V prípade, že si neviete spomenúť na svoje heslo si ho môžete obnoviť zadaním svojej e-mailovej adresy, ktorú ste použili pri registrácii, kam Vám zašleme návod. V prípade ďalších problémov nás kontaktujte.
Audiokniha má obtížnost četby B1 Elinor is careful but Marianne is not. They both meet the man of their dreams, but will they find true happiness?
Sense and Sensibility (1811) was Jane Austens first published novel. When their father dies the Dashwood sisters and their mother find themselves destitute and soon, under the influence of his greedy wife Fanny, their half-brother John forces them out of their home in Sussex and the bereaved women have to move to a distant relatives cottage in Devonshire.
‘The more I know of the world the more am I convinced that I shall never see a man whom I can really love. I require so much!’ Marianne Dashwood wears her heart on her sleeve, and when she falls in love with the dashing but unsuitable John Willougby she ignores her sister Elinor’s warning that her impulsive behaviour leaves her open to gossip and innuendo.
Jane Austen (1775-1817) was extremely modest about her own geniusbut has become one of English literature's most famous women writers. She is also the author of Sense and Sensibility, Pride and Prejudice, Emma, Persuasion, and Northanger Abbey.
Though Northanger Abbey is one of Jane Austen's earliest novels, it was not published until after her death--well after she'd established her reputation with works such as Pride and Prejudice, Emma, and Sense and Sensibility. the novel is modeled after the day's popular romances and Gothic thrillers, which it then proceeds to ridicule. The heroine is Catherine Morland, who encounters upper-crust society at Bath, falls in love, and becomes targeted by misinformed fortune-seekers. After moving to Northanger Abbey, her imagination goes to work and dreams up mysteries thatlead to various social disasters.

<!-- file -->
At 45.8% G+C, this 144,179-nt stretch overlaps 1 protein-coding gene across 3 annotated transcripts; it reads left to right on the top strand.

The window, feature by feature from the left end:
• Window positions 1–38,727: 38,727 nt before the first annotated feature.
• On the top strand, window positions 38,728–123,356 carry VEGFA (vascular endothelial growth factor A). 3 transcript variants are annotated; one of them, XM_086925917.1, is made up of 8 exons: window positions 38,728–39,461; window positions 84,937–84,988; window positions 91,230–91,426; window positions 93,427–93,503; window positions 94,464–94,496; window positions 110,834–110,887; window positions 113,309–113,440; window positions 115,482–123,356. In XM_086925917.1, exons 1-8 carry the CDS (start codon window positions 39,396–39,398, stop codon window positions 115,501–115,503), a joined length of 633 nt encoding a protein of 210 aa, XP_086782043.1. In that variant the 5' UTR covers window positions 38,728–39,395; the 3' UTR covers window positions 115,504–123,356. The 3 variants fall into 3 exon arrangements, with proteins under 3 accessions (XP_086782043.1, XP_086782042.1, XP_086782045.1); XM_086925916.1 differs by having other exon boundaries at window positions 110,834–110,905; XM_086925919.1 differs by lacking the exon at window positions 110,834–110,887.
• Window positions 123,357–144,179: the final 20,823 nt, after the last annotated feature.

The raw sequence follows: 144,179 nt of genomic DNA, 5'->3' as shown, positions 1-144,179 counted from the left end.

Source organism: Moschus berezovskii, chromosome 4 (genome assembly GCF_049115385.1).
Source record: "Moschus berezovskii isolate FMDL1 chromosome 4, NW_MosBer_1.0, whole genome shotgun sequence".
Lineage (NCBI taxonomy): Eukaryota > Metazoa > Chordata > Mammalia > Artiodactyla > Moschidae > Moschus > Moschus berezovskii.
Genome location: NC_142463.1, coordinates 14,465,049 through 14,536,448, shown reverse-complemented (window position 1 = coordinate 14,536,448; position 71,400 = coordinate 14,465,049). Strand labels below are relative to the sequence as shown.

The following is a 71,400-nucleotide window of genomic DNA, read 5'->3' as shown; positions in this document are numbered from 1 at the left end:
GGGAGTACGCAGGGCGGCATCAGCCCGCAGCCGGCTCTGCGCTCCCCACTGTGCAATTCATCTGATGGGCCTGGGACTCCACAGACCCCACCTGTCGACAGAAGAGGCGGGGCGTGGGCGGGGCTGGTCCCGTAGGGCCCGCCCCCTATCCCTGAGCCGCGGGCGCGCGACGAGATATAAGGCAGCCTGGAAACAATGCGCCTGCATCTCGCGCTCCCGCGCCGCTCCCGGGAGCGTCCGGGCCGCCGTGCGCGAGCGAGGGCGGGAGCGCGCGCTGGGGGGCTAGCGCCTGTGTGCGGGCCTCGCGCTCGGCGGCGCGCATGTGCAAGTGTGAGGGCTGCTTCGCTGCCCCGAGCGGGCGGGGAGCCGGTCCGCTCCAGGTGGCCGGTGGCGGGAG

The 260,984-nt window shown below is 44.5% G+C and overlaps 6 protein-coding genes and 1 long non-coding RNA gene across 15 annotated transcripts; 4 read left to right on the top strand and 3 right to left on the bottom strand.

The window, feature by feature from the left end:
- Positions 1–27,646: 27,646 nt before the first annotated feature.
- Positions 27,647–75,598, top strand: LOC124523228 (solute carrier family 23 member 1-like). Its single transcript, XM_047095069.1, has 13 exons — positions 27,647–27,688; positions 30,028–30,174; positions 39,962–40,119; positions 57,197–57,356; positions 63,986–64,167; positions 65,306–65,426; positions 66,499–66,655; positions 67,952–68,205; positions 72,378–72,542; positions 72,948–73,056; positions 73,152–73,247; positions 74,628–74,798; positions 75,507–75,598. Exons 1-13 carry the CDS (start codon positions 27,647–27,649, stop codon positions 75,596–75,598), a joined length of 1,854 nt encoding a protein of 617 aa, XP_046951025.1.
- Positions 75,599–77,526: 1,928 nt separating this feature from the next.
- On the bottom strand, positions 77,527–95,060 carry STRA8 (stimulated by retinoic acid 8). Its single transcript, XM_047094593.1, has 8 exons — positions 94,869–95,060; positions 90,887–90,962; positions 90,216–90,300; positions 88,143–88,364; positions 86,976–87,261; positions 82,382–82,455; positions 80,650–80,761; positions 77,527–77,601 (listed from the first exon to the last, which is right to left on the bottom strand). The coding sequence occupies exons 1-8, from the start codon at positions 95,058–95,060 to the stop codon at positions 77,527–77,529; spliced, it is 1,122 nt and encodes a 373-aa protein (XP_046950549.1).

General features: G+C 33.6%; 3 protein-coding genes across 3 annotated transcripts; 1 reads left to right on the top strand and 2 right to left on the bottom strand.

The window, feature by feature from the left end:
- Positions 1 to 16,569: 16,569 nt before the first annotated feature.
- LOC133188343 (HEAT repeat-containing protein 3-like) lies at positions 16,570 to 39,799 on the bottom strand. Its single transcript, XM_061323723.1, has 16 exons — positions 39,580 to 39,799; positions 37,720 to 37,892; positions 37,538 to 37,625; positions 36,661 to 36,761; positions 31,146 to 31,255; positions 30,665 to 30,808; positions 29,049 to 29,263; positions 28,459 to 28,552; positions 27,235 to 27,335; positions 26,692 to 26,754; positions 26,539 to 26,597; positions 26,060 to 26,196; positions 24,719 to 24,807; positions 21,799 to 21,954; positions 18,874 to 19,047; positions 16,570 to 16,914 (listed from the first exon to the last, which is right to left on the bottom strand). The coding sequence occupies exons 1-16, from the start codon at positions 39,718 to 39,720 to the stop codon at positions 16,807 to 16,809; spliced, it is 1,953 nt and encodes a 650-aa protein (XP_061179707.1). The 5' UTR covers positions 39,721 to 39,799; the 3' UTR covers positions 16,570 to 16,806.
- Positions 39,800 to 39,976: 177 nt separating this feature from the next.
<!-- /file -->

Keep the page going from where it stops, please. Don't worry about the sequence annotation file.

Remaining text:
Stuff and Dough was conceived of by Puiu with Răzvan Rădalescu, who was then a short story writer and went on to have a hand in the screenplays of a number of the Romanian New Wave’s key films (including The Death of Mr. Lazarescu and Radu Muntean's Tuesday, After Christmas). The plot itself is hardly revolutionary, being an assemblage of genre elements from the territory of the road movie and gangster thriller: a motley bunch of friends on a cross-country drug delivery gone awry, a car chase and some shady henchmen thrown in for good measure.
Of all Jane Austen's heroines, Emma Woodhouse is the most flawed, the most infuriating, and, in the end, the most endearing. Pride and Prejudice's Lizzie Bennet has more wit and sparkle, Catherine Morland in Northanger Abbey more imagination, and Sense and Sensibility's Elinor Dashwood certainly more sense--but Emma is lovable precisely because she is so imperfect.